“Not until you feel well do you realize how uncomfortable you used to be.”
Danish director Kristian Levring was at the forefront of Dogme 95, the so-called cinematic “vow of chastity”, and is most widely known for creating one of the movement’s signature films, The King is Alive. In his latest film, Fear Me Not, Levring has left behind those tenets to craft an unsettling, though ultimately unfocused, suspense thriller.
Ulrich Thomsen (Kingdom of Heaven), who continually carries a look of quiet intensity across his features, plays Mikael, a seemingly successful government employee with a lovely wife and teenage daughter, both of whom he loves. When he takes a sabbatical from work, boredom quickly weighs him down. On a whim, and without telling his family, he enrolls in a clinical test of an experimental anti-depressant.
Initially the results are overwhelmingly positive, and Mikael finds a new sense of peace that he never knew he needed. However, there is one noticeable side effect, the drug makes users violent. t one point an all out brawl breaks out in a clinic waiting room, and the drug is discontinued. Mikael is unwilling to stop and, having stockpiled pills, he continues to medicate himself despite the risks.
Gradually he begins to shed his inhibitions, and dark, inner desires, those feelings and emotions he has repressed and pushed down, begin to surface. These manifestations start small, like Mikael, feeling increasingly smothered by his family, goes away by himself under false pretenses. But the signs grow subtly more sinister. When the phone rings and it’s a wrong number, Mikael tells the man that his brother-in-law, the intended recipient of the call, is dead. Before long Mikael begins to psychologically torment his family, throwing his carefully manicured life into upheaval, in order to exert the dominance he now feels has been taken from him.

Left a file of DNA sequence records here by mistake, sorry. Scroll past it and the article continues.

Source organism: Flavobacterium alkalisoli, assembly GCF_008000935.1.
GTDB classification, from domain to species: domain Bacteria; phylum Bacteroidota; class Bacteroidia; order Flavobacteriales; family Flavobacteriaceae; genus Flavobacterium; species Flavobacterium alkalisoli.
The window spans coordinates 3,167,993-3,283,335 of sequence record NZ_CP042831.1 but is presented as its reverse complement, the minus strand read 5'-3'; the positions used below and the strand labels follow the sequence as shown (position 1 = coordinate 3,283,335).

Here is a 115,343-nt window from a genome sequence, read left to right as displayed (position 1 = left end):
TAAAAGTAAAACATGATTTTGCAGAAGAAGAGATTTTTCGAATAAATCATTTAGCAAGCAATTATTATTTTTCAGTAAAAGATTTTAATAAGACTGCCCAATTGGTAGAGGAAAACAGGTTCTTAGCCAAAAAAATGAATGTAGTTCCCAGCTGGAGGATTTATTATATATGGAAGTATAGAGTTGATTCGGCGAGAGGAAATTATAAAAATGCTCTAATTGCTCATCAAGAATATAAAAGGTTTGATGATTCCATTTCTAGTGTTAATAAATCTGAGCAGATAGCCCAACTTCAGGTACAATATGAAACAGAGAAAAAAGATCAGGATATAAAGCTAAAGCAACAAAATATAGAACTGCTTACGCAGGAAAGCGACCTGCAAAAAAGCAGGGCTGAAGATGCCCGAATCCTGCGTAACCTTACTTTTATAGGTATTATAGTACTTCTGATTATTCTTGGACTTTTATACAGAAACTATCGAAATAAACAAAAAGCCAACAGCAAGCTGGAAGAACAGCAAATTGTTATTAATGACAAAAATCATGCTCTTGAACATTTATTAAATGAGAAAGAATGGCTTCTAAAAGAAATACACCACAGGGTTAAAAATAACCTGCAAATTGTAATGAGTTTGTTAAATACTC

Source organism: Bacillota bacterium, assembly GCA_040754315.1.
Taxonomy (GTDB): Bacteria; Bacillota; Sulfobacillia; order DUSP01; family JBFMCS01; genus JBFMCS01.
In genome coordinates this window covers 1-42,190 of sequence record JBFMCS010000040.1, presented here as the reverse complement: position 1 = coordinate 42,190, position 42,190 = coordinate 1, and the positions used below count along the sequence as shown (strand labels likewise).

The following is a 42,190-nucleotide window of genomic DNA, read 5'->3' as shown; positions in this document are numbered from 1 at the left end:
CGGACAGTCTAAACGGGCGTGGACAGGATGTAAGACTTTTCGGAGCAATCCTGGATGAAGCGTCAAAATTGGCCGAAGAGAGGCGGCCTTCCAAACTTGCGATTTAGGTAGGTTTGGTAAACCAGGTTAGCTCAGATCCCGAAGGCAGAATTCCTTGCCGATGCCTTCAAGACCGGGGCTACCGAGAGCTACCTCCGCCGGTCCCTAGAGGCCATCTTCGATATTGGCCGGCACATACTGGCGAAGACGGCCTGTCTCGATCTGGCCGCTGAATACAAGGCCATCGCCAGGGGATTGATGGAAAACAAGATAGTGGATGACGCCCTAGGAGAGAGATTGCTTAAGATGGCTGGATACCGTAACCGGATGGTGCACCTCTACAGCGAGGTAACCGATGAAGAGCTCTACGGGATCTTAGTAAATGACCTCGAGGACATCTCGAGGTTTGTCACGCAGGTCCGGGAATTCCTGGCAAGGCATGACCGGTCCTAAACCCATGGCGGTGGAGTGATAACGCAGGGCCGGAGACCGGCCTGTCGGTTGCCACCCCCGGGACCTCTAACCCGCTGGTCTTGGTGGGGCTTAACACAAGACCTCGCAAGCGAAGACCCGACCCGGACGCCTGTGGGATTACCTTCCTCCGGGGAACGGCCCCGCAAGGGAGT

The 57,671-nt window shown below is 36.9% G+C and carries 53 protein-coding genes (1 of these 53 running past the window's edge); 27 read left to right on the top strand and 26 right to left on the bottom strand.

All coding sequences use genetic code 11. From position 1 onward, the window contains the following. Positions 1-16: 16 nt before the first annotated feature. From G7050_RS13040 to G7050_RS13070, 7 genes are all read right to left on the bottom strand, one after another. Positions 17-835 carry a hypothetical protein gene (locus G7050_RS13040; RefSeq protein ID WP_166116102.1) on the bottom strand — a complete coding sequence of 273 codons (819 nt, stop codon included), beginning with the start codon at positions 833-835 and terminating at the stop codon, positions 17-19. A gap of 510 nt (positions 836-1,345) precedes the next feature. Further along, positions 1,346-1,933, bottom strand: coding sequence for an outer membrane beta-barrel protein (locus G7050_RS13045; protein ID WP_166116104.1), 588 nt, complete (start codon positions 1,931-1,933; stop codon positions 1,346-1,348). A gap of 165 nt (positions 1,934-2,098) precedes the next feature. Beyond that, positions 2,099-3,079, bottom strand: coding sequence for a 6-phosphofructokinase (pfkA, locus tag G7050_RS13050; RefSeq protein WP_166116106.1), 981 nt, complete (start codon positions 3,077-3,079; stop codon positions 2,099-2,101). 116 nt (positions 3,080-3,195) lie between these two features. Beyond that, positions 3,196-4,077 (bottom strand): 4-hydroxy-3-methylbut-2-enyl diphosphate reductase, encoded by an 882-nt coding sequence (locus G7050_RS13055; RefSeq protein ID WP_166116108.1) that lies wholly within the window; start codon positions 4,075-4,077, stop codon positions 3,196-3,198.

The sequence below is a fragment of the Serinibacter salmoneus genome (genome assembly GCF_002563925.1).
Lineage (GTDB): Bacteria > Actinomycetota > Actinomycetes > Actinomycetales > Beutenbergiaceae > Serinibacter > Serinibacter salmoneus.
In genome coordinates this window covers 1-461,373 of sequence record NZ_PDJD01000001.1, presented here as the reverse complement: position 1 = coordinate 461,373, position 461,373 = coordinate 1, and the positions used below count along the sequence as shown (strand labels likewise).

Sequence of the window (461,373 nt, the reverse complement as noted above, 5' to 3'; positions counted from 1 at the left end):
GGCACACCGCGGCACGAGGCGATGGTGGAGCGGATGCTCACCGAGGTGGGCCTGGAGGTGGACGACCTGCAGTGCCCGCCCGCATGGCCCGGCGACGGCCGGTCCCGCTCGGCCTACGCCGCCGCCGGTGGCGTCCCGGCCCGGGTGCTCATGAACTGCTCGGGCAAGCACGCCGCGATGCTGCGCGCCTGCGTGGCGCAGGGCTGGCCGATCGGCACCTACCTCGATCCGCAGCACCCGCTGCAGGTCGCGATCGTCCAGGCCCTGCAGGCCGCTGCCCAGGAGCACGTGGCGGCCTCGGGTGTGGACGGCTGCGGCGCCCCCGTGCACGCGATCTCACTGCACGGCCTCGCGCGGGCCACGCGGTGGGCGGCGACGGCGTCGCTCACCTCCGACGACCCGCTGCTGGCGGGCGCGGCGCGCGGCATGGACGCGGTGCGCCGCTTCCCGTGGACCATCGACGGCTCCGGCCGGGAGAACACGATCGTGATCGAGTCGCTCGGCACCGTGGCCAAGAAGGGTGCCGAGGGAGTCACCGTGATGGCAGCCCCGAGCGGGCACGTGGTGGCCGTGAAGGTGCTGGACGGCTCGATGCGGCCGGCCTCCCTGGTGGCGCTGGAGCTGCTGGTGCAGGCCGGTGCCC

Fear Me Not looks and feels fantastic. Thomsen is great as Mikael, and he barely has to say or do much of anything to convey his mounting disconnection from his previous life, and Paprika Steen (The Celebration) and Emma Sehsted Hoeg are both wonderful as his tormented wife, Sigrid, and daughter, Selma. But overall the film is aimless and lost.
As Mikael becomes distanced from his world, the audience pulls back from the character. There’s nothing terribly engaging about much of the film, and nothing pulls you in for most of the middle section. Mikael’s actions create a certain tension and anxiety, but very little comes from them. The plot simply wanders around until it seems like Levring decided enough was enough. It feels like the story could ramble on forever. While there is a level of reality to this, life rarely has an arc that ties up into a neat little bow at the end, this makes a film that has a lot of potential, ultimately rather boring, more chilly than fully chilling.
An inverted retelling of Nicholas Ray’s Bigger Than Life, adding the Hitchcockian twist where the drugs “liberate” the deep seeded desires of the father rather than driving him mad, Fear Me Not may be worth a look for the performances, but the film never quite lives up to its potential. It never really comes together.
The DVD is similarly minimal. The packaging looks nice, in the same vein as the other releases from the IFC Midnight series, but the only extra is the theatrical trailer.